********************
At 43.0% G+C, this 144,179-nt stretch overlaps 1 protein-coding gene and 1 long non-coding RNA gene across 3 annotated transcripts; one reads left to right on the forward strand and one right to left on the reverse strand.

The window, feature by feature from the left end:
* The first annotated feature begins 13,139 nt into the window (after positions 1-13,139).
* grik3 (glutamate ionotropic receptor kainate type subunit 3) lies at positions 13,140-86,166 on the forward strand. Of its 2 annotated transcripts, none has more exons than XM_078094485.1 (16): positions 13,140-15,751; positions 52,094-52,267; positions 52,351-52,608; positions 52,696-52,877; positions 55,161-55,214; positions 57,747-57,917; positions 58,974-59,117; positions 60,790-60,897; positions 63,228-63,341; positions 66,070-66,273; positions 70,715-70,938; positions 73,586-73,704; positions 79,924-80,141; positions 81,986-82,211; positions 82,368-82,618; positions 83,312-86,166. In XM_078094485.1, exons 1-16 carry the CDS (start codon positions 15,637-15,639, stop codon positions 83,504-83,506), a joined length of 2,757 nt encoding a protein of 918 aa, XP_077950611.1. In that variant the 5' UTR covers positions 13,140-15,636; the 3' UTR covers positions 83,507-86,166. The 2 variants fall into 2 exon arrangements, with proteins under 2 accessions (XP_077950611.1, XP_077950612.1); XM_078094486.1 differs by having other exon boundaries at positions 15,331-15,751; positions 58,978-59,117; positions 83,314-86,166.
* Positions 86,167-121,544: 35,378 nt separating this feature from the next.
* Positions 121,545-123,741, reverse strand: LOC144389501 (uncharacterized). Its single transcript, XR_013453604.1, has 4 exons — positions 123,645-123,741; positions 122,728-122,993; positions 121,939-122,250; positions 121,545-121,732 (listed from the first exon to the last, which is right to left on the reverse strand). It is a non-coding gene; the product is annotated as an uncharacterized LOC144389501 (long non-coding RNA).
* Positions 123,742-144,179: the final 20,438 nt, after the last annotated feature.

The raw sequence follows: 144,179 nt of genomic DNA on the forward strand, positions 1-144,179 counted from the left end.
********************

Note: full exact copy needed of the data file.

At 43.0% G+C, this 144,179-nt stretch overlaps 1 protein-coding gene and 1 long non-coding RNA gene across 3 annotated transcripts; one reads left to right on the forward strand and one right to left on the reverse strand.

The window, feature by feature from the left end:
* The first annotated feature begins 13,139 nt into the window (after positions 1-13,139).
* grik3 (glutamate ionotropic receptor kainate type subunit 3) lies at positions 13,140-86,166 on the forward strand. Of its 2 annotated transcripts, none has more exons than XM_078094485.1 (16): positions 13,140-15,751; positions 52,094-52,267; positions 52,351-52,608; positions 52,696-52,877; positions 55,161-55,214; positions 57,747-57,917; positions 58,974-59,117; positions 60,790-60,897; positions 63,228-63,341; positions 66,070-66,273; positions 70,715-70,938; positions 73,586-73,704; positions 79,924-80,141; positions 81,986-82,211; positions 82,368-82,618; positions 83,312-86,166. In XM_078094485.1, exons 1-16 carry the CDS (start codon positions 15,637-15,639, stop codon positions 83,504-83,506), a joined length of 2,757 nt encoding a protein of 918 aa, XP_077950611.1. In that variant the 5' UTR covers positions 13,140-15,636; the 3' UTR covers positions 83,507-86,166. The 2 variants fall into 2 exon arrangements, with proteins under 2 accessions (XP_077950611.1, XP_077950612.1); XM_078094486.1 differs by having other exon boundaries at positions 15,331-15,751; positions 58,978-59,117; positions 83,314-86,166.
* Positions 86,167-121,544: 35,378 nt separating this feature from the next.
* Positions 121,545-123,741, reverse strand: LOC144389501 (uncharacterized). Its single transcript, XR_013453604.1, has 4 exons — positions 123,645-123,741; positions 122,728-122,993; positions 121,939-122,250; positions 121,545-121,732 (listed from the first exon to the last, which is right to left on the reverse strand). It is a non-coding gene; the product is annotated as an uncharacterized LOC144389501 (long non-coding RNA).
* Positions 123,742-144,179: the final 20,438 nt, after the last annotated feature.

The raw sequence follows: 144,179 nt of genomic DNA on the forward strand, positions 1-144,179 counted from the left end.